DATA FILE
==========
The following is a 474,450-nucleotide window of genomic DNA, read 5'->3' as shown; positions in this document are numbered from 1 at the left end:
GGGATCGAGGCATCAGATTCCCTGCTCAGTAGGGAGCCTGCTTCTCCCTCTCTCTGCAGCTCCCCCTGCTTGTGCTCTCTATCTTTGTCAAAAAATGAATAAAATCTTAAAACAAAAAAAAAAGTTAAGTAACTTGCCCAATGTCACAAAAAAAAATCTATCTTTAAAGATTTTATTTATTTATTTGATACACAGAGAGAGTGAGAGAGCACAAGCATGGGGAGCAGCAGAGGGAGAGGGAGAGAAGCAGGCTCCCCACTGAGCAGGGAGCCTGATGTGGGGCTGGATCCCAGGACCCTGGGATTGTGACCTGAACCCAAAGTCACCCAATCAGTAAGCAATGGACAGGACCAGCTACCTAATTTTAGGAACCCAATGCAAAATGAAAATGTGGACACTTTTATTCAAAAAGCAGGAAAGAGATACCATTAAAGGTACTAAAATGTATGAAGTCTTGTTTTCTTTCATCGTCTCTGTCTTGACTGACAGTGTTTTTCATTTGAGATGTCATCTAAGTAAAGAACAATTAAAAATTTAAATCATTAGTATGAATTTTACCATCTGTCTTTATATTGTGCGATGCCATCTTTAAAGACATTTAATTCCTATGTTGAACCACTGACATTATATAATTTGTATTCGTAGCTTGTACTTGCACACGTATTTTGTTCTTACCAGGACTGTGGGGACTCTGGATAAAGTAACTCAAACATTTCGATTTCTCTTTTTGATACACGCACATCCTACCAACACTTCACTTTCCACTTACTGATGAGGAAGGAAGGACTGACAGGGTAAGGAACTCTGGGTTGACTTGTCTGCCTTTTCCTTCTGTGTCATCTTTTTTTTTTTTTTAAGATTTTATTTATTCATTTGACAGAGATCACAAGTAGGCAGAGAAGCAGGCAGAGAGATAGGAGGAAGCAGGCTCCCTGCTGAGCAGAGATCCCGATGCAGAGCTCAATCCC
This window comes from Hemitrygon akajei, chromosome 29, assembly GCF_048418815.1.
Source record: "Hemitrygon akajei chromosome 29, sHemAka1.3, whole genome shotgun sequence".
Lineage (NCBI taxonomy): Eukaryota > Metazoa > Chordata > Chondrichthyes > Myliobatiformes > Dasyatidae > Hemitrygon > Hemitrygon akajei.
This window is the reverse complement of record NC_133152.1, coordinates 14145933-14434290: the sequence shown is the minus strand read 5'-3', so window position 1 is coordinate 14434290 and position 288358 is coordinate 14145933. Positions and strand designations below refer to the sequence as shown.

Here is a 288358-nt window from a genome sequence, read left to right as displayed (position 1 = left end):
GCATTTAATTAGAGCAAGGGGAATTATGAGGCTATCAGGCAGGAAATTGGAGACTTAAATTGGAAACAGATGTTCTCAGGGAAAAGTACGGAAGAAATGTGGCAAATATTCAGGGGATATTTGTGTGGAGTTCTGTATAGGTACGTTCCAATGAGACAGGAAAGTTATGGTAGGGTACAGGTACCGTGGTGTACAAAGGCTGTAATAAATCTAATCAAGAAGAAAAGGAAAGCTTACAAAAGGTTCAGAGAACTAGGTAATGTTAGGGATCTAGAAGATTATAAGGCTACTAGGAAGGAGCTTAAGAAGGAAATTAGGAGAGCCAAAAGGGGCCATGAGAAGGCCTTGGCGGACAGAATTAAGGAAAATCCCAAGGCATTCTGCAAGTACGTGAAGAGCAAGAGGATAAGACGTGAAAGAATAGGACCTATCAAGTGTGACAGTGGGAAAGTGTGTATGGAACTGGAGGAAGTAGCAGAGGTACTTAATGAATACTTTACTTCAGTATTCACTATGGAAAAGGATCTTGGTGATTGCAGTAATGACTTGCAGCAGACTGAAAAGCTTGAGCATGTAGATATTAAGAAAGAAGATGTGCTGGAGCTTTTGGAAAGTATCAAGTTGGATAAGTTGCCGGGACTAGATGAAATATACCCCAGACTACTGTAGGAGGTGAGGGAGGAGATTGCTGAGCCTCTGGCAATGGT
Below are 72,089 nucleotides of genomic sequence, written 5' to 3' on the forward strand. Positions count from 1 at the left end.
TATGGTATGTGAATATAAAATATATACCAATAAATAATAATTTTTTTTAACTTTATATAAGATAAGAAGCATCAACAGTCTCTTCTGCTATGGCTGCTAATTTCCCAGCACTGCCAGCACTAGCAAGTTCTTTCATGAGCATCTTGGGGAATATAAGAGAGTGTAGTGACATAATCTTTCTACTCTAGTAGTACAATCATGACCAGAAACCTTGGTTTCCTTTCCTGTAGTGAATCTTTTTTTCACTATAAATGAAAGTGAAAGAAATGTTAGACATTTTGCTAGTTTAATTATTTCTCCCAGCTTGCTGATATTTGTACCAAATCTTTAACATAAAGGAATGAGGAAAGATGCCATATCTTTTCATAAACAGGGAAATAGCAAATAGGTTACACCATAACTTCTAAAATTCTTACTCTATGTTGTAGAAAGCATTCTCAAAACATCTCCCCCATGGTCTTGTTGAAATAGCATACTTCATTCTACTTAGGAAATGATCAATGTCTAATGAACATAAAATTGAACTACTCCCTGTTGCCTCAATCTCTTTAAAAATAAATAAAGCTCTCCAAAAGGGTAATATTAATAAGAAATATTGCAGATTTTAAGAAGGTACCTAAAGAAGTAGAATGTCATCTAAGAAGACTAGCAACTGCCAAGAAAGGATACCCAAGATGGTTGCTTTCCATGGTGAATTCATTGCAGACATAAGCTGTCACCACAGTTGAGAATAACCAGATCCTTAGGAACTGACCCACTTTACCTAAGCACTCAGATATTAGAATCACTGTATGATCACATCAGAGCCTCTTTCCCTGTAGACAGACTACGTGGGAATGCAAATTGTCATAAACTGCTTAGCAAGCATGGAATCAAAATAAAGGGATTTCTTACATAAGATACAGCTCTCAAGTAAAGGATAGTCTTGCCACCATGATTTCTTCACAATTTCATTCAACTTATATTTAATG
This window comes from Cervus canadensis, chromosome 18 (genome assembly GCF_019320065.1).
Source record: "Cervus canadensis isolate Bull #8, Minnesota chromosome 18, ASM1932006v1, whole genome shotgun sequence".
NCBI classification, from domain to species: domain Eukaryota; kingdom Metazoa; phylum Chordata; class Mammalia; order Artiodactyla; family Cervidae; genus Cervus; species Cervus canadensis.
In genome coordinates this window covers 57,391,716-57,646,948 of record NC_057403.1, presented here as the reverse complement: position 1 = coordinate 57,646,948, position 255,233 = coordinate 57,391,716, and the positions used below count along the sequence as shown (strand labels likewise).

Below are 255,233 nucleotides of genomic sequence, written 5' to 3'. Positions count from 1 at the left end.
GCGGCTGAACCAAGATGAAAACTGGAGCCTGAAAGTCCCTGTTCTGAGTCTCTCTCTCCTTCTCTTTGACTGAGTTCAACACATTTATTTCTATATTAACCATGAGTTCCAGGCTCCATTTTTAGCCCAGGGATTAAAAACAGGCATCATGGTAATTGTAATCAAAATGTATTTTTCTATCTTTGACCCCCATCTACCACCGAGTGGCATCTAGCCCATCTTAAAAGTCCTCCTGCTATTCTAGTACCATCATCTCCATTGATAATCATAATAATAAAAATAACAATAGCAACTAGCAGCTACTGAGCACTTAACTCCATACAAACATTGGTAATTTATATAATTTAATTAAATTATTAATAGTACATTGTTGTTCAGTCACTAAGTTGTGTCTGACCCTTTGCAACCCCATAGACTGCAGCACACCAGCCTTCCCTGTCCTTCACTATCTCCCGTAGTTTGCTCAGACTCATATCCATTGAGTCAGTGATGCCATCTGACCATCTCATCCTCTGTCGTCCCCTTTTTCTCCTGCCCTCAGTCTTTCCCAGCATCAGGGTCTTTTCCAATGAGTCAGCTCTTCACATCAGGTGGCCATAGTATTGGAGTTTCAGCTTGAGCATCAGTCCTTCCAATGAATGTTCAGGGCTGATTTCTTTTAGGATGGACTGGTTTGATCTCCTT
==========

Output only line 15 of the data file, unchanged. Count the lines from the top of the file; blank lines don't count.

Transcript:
Below are 255,233 nucleotides of genomic sequence, written 5' to 3'. Positions count from 1 at the left end.